(PHOTO #1 with caption: "Expert Repairs?")

For the unaware consumer (which is me) repairs to electronic equipment are among the least favorite things to deal with. Horror stories abound! Wouldn't it be easier to just throw it away? I know I have a warranty, if I can find it. I know I have the box I must send it all back in, as they have askedóbut where is it? Is it still in good mailing condition after sitting in my garage for a year? I also have an extended warranty, which means I still have to shell out the money first and then I have to deal not only with the "authorized dealer" but with corporations that really do not want to pay me back. And I'm afraid that somehow, this particular repair, won't be covered. That I didn't read the small print. Who can read the small print? Who wants to? It's gobbledy-gook anyway. Designed and written to be as obfuscating, unclear, and confusing as possible. And the person who sold you this warranty isn't the person you end up dealing with down the road. And, they're often in a completely different city.

And with all these new computer controlled electronicsóit just gets worse. You can't even open the back of the box anymore, under penalty of canceled warranty! So, what do you do if your machine makes funny noises? If the picture dims and blinks? If your speakers sound hollow? Well, the short answer is¼ you get it repairedóif you're lucky.

I had a boom box, not exactly home theater equipment, but a relevant experience nonetheless. I loved that boom boxóit had auto reverse, my very favorite feature. And auto reverse stopped. It wouldn't work. I blew compressed air into all the openings I could findóI mean, I live in the desert, maybe it was dusty. Let's be honest, I knew it was dusty. I took Q-tips and dipped them in alcohol and cleaned the heads and the stuff they show you to clean that's obvious to me. Nothing. It still didn't work. So, I called around and eventually took it to an "authorized dealer." This boom box cost me about $100, so the idea that I could replace this for $100 wasn't appealing to me. I didn't have an extra $100 right then. So, I thought I'll get it repaired... for maybe $30. Ha ha!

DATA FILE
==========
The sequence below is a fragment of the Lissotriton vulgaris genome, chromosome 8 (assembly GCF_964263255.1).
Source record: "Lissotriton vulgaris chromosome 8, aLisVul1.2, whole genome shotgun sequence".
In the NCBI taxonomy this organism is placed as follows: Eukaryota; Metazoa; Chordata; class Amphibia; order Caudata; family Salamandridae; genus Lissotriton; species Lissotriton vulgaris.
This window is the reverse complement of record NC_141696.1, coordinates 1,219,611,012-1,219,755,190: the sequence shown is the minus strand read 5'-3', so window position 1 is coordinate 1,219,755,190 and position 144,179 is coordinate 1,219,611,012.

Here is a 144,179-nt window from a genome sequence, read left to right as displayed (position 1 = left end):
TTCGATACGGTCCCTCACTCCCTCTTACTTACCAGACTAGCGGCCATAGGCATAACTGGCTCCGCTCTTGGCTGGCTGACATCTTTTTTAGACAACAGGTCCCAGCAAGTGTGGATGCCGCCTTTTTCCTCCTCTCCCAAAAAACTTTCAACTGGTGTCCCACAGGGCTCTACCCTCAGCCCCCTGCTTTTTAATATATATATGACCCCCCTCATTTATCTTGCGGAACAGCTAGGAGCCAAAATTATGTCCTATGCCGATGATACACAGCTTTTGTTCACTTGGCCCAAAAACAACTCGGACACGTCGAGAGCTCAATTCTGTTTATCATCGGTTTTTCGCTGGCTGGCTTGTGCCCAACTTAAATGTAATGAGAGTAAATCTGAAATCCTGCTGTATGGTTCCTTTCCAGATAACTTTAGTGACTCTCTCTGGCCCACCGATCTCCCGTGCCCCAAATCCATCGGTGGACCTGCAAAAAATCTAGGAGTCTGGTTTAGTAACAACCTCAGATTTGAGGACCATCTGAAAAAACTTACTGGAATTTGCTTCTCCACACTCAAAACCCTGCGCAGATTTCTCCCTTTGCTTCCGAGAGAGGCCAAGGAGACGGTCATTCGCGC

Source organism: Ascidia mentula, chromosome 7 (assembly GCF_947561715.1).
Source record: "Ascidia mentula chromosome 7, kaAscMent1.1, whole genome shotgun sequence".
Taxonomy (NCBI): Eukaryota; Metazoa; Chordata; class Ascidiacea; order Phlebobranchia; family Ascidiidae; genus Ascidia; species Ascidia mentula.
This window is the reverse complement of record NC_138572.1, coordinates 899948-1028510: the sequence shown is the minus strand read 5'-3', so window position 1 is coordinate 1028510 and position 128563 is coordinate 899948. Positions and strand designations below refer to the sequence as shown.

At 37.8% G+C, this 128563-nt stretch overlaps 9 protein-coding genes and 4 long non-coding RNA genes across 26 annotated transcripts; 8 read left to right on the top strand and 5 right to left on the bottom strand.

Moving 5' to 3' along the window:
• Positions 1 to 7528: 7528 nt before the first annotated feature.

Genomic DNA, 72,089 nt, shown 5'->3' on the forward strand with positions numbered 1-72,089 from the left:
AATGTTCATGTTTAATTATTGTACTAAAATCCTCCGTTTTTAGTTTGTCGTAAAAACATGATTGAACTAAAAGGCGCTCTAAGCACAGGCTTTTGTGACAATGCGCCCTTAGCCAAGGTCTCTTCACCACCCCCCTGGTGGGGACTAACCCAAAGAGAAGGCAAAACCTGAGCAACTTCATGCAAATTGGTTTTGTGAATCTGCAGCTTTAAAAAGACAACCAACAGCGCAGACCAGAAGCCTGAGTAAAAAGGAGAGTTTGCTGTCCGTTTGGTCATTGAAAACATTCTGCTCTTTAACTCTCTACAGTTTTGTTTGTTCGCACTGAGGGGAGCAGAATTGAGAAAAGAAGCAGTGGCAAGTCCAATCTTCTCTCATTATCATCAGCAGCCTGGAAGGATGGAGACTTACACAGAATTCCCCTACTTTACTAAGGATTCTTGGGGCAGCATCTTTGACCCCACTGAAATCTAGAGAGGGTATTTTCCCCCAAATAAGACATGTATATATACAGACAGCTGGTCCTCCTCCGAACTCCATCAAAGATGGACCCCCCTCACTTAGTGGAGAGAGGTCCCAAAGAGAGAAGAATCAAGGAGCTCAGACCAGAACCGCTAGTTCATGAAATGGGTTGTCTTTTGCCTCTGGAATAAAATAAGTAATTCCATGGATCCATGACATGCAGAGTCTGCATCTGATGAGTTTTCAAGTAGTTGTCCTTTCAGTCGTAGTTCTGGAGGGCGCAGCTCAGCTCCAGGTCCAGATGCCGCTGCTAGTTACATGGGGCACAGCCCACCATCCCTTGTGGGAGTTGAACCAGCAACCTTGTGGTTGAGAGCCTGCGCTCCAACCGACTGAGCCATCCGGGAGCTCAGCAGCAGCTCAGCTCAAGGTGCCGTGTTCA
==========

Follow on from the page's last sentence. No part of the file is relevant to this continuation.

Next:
I took it in, they told me it would cost me $45 for them to estimate what it would cost to repair my boom box. That the $45 would be applied to any repairs, but that was the minimum , non-refundable charge. $45? Whoa! That's almost half what I'd paid originally. But, I wouldn't have the hassle of shopping, and I loved this particular boom box. So, I said okay. They repaired the boom box for $73.00. It worked for one week, and then it stopped. I took it back, they said they were sorry, they had done all they could, they couldn't fix it again, and they had no policy about guaranteeing the results of their work. They also had kept it for 10 days. I was then out $73 and still had to go buy another boom box.

(PHOTO #2 with caption: "No wonder I can't fix this myself."

This is a minor glitch in the sagas of repairs of electronics. There are worse stories. Many many worse stories. Companies like Sears and J.C. Penney are getting into the "warranty" business in a big way. They advertise "service contracts" on all your existing equipment. Of any age. Sounds like a good deal doesn't it? Well, I suppose it is and it isn't. It's kind of like car insurance and health insurance. It frightens me to be without it, but I'm afraid to make any claims because I'm sure they're going to raise my premiums or cancel my policy altogether. A friend of mine has bought several of these service contracts for the various appliances and equipment in her home. And ultimately she thinks they are a good deal. But, her husband was having a problem with the large screen TV set. He knew there was something wrong with the picture. They were five months into a service contract. The service company kept the TV for two weeks and said they couldn't fix itóthere were no parts available for the one that was broken. So, they got into a discussion about what the service company owed himóa replacement? No. Sending it out to someone else? No. That's not allowed. What about the time they kept it? No satisfactory answers were forthcoming. So, my friend took it to a local repair shop and they fixed it within a few days. Okay. Back to the service company. Well, you broke the contract, they said. You aren't supposed to take it to any other repair place. But, you said it couldn't be fixed. Yes, well...